Pavel Dzemianok for The Boston Globe
DORCHESTER —Just about every other high school tennis team in the state was sidelined on a recent rainy afternoon earlier this month. But inside the cozy confines of the Sportsmen’s Tennis Club in Dorchester, Latin Academy defeated its rival, the John D. O’Bryant School.
“I was actually hoping we were going to get rained out today because I was going to go home and sleep,” said O’Bryant No. 1 singles player, junior Tony Huang, after Sportsmen’s shuffled its schedule to squeeze the match into its indoor facility on May 1.
“But I think I appreciate that we have an indoor facility because we’re not going to be scrambling to get all our matches in at the end of the year.”
After defeating Haung (6-0, 6-1), Latin Academy junior Jimmy Ye recalled what it was like before Sportsmen’s started arranging for the teams to play indoors on rainy days. He said there was one season when they played a match every day for the final three weeks of the season.
“It was very time-consuming, very stressful,” said Ye, who is in the Top 50 of the USTA New England Under 18 rankings. “After matches you get home at 7:30 and have to do homework and have papers due at the end of the year.”
The two Boston Public School teams are likely the only teams in the state to have an indoor facility at their disposal free of charge. They are also two of the most dominant teams in the Greater Boston League, playing against the likes of Cambridge, Everett and Malden. In fact, Latin Academy boys’ team has only lost one GBL match since they joined the league in 2009. O’Bryant’s program only formed five years ago and both its girls and boys teams made the state tournament for the first time last year.
“The great part of this for me is I’ve been involved with youth tennis in Boston from a number of different angles,” said Latin Academy boys’ coach Andrew Crane, who was the program director of a Boston-based youth tennis organization called Tenacity for more than 10 years. “And what’s been perfectly obvious through all of these programs is that kids, once they get to know what tennis is all about, they love to play it.
“City kids love to play tennis. People think ‘well city kids all want to play basketball.’ Once kids get to know tennis, they love to play.”
And providing the two teams with free access to their club couldn’t fit more into the mission statement of Sportsmen’s, which was founded in 1961 as the first African-American non-profit tennis club in the country.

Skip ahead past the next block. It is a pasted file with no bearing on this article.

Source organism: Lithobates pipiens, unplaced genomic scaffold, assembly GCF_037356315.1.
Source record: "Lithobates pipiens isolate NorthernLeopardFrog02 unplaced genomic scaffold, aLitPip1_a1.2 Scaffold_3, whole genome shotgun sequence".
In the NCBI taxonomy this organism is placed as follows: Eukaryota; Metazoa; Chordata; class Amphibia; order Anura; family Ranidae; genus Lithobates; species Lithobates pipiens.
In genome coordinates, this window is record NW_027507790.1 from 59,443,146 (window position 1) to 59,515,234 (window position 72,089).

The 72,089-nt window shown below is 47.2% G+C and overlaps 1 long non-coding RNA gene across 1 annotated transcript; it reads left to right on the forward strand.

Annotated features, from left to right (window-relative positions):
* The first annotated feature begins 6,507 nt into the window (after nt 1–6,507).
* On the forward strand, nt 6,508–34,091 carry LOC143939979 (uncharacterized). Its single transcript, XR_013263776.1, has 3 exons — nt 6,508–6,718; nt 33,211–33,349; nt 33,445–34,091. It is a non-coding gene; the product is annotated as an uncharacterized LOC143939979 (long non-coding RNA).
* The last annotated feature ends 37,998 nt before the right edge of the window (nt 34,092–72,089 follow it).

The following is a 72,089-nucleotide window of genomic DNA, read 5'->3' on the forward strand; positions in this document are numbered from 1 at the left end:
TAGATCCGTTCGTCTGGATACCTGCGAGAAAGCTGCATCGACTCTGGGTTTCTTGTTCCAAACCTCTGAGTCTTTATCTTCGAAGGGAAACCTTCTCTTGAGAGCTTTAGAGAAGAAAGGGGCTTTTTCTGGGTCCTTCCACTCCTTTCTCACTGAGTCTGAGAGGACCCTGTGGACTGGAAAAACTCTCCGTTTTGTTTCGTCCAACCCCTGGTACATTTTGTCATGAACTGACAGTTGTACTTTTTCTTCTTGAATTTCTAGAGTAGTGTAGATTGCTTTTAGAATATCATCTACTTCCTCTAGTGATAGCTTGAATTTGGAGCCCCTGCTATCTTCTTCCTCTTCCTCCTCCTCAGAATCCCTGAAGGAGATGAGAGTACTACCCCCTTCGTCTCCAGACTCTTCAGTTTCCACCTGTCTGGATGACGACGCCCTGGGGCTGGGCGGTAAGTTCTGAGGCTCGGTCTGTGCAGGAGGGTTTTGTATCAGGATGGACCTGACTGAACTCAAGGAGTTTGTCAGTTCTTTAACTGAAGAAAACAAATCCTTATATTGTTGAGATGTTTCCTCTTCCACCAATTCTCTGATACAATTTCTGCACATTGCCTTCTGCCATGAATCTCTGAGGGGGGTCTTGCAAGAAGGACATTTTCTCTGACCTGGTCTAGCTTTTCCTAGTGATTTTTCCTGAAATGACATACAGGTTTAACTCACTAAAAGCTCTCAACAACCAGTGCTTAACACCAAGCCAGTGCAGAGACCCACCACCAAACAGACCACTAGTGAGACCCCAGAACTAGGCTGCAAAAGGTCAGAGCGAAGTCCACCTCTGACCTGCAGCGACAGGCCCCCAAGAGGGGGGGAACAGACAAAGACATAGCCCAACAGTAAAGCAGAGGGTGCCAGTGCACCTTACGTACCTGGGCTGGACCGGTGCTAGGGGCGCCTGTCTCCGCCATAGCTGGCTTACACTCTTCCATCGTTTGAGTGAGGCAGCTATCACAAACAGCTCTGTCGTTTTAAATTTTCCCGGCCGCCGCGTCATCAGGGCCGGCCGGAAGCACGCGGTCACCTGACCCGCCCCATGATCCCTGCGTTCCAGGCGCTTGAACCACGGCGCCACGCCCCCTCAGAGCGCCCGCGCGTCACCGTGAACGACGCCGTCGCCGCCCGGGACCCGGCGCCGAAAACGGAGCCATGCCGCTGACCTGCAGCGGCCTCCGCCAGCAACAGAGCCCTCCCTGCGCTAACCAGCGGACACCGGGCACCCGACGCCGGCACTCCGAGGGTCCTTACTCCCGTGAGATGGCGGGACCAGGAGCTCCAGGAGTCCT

“Here are two teams that wouldn’t be able to compete if we weren’t doing what we are doing, so it really completely falls in line with our mission,” said the club’s executive director, Toni Wiley. “Our mission is for kids to be able to have access to tennis and access to quality coaching and courts and to be able to open up doors, whether that’s college scholarships or being able to play in the local or regional tournaments. So being able to support these two teams is a big part of that.
“One of the most fun events we have all year is when the two teams are playing each other. We typically do a cookout and a lot of parents come and we really try to make it a good time to support both teams and see some good tennis and really have fun.”
When the tennis program at Latin Academy started in 1999, Boston Latin School was the only Boston Public school with a tennis program.
Crane said he started a Saturday program for Boston high school students at Sportsmen's in late 1997 or early 1998 on behalf of the Boston Tennis Council. Most of the students who participated were from Latin Academy, so Crane approached the school’s headmaster about starting a team. After she said yes he helped find a volunteer coach. (It wasn’t until his role with Tenacity wound down that he took over the coaching reins of the boys’ squad in 2009.)
The team was co-ed for the first few years because they didn’t have enough players to field boys’ and girls’ teams. They didn’t even have uniforms in the beginning before eventually securing donated soccer jerseys.
“I said ‘Great, whatever, as long as we look like a team,’” Jimmy Hite, who recently stepped down as the Latin Academy girls’ coach, recalled.
After a few seasons, Hite asked K.D. Hicks Insurance Agency to donate real uniforms, which they did for five years.
The team wasn’t affiliated with a conference and had to scramble to schedule non-conference matches. Both Hite and Crane said some teams weren’t crazy about traveling to Boston for matches. Another issue in the beginning was that many of the players skipped the matches because they were too scared to play.
“I made it mandatory that every player had to come to every match so they could see what was going on, they could see ‘I could beat this one, I could beat that one, can I play next week?’” Hite said before adding, “They are tough and know how to fight and know how to suck it up. They don’t fold under pressure. They rise to the occasion. All you have to do is bring it up in them, make them realize you’re just as good if not better than these kids. These are inner-city kids, they are tough.”
After a while the players developed the confidence and skills they needed to win, which wasn’t such an easy pill for some of their suburban opponents to swallow. In high school tennis players call the match themselves on an honor system.
“I would see the anger, I would see a lot of goings-on as far as calls being made, a lot of them making calls with their heart instead of their eyes,” Hite said of some of the opposing players. “It was tough for them to accept.”
A few years after the program started it split into a boys and girls teams. And in 2007 a team was started at O’Bryant with help from a USTA New England grant. To this day, the two teams are open to players from every public high school in the city, with Latin Academy drawing from half of the city and the O’Bryant drawing from the other half.